Odd socks, ‘too cool for school’ hair and some very exciting furniture, Alex Mueller is next in my series of interviews with Clerkenwell Design Week House of Detention exhibitors. Born in Austria, based in London and still studying for his BA in Furniture and Product Design, he is definitely one to watch. I was keen to find out more…
What’s the most important thing to know about you?
I don’t know if it is the most important thing, but all my work is very closely connected to making. Once I start a new project, I can’t wait to get into the workshops and start playing around with materials. Another thing of interest might be that I grew up in Austria, which might be the reason I love cakes so much!
What inspires your designs?
I draw inspiration from everything around me. I think London is a vital source of my inspiration. Moving to London just opened my eyes and allowed me to get inspired by people I meet, architecture in the city, galleries and museums… sometimes just a bus ride on the 15 bus can influence my design work.
Talk me through your design process from initial idea to final product?
With the Woven Easy Chair, I started off with the aim to body-cast a seating area. I looked at different ways of casting but kept ergonomics in mind as well. My initial idea was to create a timber frame, which holds a body-cast Concrete Canvas seating area. I redeveloped the chair through prototyping on a 1:1 scale to the final version you can see on the images, which is inspired by Naum Gabo. So in short, I have an idea I want to realise, I look for the right ways, quite often via making, and end up with functional pieces of furniture that sometimes drift a little bit into art.
How do you overcome creative block?
If nothing is working out for me, I sometimes just have to put a rom-com on and completely forget about work! Whilst watching, I tend to get really annoyed with myself, and that usually leads to new ideas or solutions for problems.
Describe a really good day in the life of Alex Mueller?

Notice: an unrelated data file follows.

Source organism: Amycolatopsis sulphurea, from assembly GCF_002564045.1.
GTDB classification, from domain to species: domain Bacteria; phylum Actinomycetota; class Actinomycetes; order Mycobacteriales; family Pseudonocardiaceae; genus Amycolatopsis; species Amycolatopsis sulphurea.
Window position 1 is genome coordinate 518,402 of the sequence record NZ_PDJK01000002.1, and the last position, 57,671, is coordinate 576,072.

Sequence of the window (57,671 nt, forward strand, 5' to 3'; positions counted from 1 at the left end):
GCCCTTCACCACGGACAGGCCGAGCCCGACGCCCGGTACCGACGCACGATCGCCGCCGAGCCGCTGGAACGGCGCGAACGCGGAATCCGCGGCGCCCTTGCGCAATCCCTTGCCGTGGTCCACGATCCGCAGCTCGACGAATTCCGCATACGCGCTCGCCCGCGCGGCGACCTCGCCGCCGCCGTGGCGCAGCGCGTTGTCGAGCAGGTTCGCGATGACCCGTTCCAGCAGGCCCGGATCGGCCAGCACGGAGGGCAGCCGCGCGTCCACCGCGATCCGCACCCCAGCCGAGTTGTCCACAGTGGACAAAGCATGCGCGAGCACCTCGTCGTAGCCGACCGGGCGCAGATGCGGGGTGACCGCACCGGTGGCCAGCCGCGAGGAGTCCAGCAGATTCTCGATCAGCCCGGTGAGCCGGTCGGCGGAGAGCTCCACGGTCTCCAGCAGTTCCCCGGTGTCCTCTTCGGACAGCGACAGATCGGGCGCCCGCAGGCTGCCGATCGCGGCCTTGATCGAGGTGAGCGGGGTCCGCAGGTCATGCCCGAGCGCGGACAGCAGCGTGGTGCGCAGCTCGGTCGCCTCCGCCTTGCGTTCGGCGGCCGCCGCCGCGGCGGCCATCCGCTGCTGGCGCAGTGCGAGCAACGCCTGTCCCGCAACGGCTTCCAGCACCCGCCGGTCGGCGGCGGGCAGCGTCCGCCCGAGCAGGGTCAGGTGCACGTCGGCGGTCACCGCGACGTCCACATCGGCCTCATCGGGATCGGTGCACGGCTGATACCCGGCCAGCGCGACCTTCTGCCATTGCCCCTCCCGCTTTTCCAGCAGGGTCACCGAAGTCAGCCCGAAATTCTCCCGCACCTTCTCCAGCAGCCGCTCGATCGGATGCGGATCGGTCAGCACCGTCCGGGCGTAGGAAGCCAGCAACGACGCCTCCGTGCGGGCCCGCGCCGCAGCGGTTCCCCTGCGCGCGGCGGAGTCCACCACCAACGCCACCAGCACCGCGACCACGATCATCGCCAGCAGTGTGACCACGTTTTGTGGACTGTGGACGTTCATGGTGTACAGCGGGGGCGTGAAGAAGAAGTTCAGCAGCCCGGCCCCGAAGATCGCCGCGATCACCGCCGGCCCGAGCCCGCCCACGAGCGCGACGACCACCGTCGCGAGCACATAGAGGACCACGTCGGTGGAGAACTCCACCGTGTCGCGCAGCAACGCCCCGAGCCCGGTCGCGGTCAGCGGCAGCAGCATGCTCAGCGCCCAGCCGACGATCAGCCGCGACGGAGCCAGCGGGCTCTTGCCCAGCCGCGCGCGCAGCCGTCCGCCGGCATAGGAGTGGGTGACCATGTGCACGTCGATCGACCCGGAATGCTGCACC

A good day for me is when when I get home and feel knackered because of the amount of work I managed to do or I am super-excited because I worked out a tricky joint or I’m working on a new project.
What are you most looking forward to about Clerkenwell Design Week?
I am really excited about Clerkenwell Design Week, and not only because I’m going to graduate the week after! It is an amazing platform to showcase my work and to get some feedback from industry professionals. I am hoping to make some contacts and see it as an opportunity to kick start my career – I am very optimistic.
What are you most proud of?
That’s a tricky one. I am still working on getting out there and making a name for myself. Can I answer that question after Clerkenwell Design Week?!
How do your products make people’s lives better?
My pieces have an intended function, of being able to sit on them or work at them. But, I try to bring craftsmanship and tacit knowledge to all my work. My aim is not to make pieces which are pretty. If they are, that’s a benefit, but my work is more about consideration of materials, craftsmanship and the longevity of my products.
What advice would you give to someone who aspires to do what you do now?
I don’t think I am at a stage in my life where I’m qualified to give advice to other people, but my Grandmother always said that working hard and being on time are crucial in anything you do. So I think that’s the advice I would give.
And finally, what’s your favourite colour?!
I have many favourite colours, so I think ‘colourful’ would have to be my answer.
Further reading for the especially geeky:
Having established confessions of a design geek in 2010, Katie Treggiden has gone on to a career in design journalism, writing for titles such as The Guardian, The Telegraph, Elle Decoration, Stylist, Design Milk and Ideal Home. In 2014, she launched Fiera, an independent magazine dedicated to discovering new talent at the world’s design fairs. Her second book, Makers of East London, was published in 2015.
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